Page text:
There are no wrong books. What’s wrong is the fear of them.
“Through all of his books – four novels and two collections of stories – Bernard Malamud has dealt with the great theme of redemption in this world. The world is grotesque, horrifying and unjust; yet redemption, individual by individual, is possible, is indeed the reason and the glory of life. The redemption of ugliness is in humor, of cruelty in charity, of suffering in consciousness and compassion. The movement of redemption is alwas from the mass, of fate or the way things unspeakably are, to the person, to individual acts of courage or conscience, to some individual realization that this, too – these tiny but volatile sparks of hope – is part of the way things are, part of what is given. And, by necessity, it makes the rest worth undergoing. This might be called the Judaic factor in the Judeo-Christian outlook, the extra-dogmatic source of the rejection of suicide as a reasonable and ethically viable political act.
The historical basis of The Fixer is the Bellis case. On March 20, 1911, the mutilated corpse of a Christian boy was found in a cave in the outskirts of Kiev, Russia. The murder could have been easily solved had not the crime been taken up by the virulent anti-Semitic groups as a pretext for massive persecution of the Jews.
Mendel Bellis, a Jewish laborer who worked in a brick factory near the cave, was arrested on trumped-up charges of ritual murder. (According to the anti-Semitic hallucination, Christian blood was supposed to have been used by Jews in the preparation of Passover matzo.) Bellis was interrogated, tortured, imprisoned; the frame-up became a political issue, extending to the Czar. The Bellis case was Imperial Russia’s Dreyfus case; it was a manifestation of the moral squalor of the regime and it foreshadowed the coming revolution.
“In The Fixer, Mendel Bellis is Yako Bok, a nonreligious Jewish handyman ‘who liked things in place and functioning.’ When his barren wife leaves him for another man, Yakov quits his village to go to Kiev, where he might again be in place and functioning. ‘The truth of it is,’ he tells his ex-father-in-law, ‘I’m a man full of wants I’ll never satisfy, at least, not here [in the shtetl]. It’s time to get out and take a chance. Change your place, change your luck, people say.’
Yakov’s martyrdom is further foreshadowed in his minor-Faustian curiosity. ‘What I want to know is what’s going on in the world,’ he says, rejecting the confines of the Torah. And Malamud has him think: ‘What choice has a man who doesn’t know what his choices are?’
So Yakov goes to Kiev, by chance saves the life of a member of the anti-Semitic Black Hundreds, who, not knowing Yakov is a Jew, gives him a job in his brick factory. When the blood-drained corpse of the Christian boy is found, Yakov is arrested by the secret police in the name of Nicholas II; and so enters his terrible ordeal.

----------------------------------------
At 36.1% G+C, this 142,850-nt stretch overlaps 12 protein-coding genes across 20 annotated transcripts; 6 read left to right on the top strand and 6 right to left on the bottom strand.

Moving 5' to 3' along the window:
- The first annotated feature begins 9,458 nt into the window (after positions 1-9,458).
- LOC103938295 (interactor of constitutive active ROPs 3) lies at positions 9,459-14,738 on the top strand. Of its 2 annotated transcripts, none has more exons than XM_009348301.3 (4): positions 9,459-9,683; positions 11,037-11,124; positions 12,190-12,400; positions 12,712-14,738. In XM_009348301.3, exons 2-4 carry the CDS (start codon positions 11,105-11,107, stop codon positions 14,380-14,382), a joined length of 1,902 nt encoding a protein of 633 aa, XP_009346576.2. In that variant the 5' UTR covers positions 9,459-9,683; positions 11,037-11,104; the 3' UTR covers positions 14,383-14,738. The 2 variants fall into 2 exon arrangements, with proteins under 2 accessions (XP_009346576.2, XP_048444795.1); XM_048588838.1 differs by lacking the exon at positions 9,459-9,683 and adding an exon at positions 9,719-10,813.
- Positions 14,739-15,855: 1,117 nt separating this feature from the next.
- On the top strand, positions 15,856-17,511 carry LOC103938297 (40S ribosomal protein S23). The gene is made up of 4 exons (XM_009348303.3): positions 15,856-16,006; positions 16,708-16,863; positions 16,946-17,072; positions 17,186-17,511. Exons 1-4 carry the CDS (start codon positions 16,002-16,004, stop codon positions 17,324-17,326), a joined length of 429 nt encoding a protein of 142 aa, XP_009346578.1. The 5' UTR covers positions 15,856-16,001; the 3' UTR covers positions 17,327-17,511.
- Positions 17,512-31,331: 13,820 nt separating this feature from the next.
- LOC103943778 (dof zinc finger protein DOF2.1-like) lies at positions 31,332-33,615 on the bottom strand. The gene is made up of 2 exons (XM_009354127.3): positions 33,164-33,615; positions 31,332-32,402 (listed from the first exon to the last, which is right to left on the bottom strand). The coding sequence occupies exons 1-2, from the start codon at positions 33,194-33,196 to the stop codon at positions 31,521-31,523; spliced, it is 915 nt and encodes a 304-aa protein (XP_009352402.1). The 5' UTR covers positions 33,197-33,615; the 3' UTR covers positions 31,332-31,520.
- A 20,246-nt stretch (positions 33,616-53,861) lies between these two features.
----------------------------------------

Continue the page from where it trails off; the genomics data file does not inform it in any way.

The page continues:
The world is petty, cruel and corrupt, but also creakingly inefficient. The inefficiency of the Czar’s oppressive and reactionary regime is manifested in Bibikov, the Investigating Magistrate for Cases of Extraordinary Importance. Bibikov has a conscience; he cannot totally turn his back on truth. It is his misfortune to become convinced of Yakov’s innocence. It is the book’s and our misfortune that this belief drives Bibikov to an early death. He is Yakov’s symbolic double, in a way his foil, and when he goes much of the novel’s inner tension goes with him.
“Yakov endures. He endures solitary confinement, chains, daily physical searchings and beatings. He refuses to ‘confess,’ and in his cell he comes to an understanding of that refusal. His victory is that a trial will take place; whatever the verdict, the evidence of his innocence will be made public. Thus Yakov, a most unpolitical man, fulfills his political and moral function. He comes indeed to know his choices, to make a choice and come to terms with it. The novel closes on this note as Yakov is at last being transported to his trial. Yakov will doubtless be convicted, but in his drams the Czar confesses helplessnes and in the streets through which the prison threads its way, bloody revolution spurts to its final warnings.
One cannot hold a novelist too closely to history – and Mr. Malamud correctly wards off identification of The Fixer with the Bellis case, citing Dreyfus and Vanzetti as nearly equal inspirations. Yet a Yakov-Bellis identification is unavoidable. Moreover, it is a pertinent fact of history that while the crime of ritual murder was confirmed at the Bellis trial, Mendel Bellis was himself acquitted. The fact acts as a disturbing and undermining counterpoint to the novel, and it robs Yakov’s lengthy and sometime slightly preachy wrestle with life’s meaning of much of its power.
This must of course be taken in its proper context. Mr. Malamud is a superb writer and The Fixer is one of the year’s richest novels, a literary event in any season. It’s just that, like the fixer, one wishes that it functioned not almost perfectly, but perfectly.”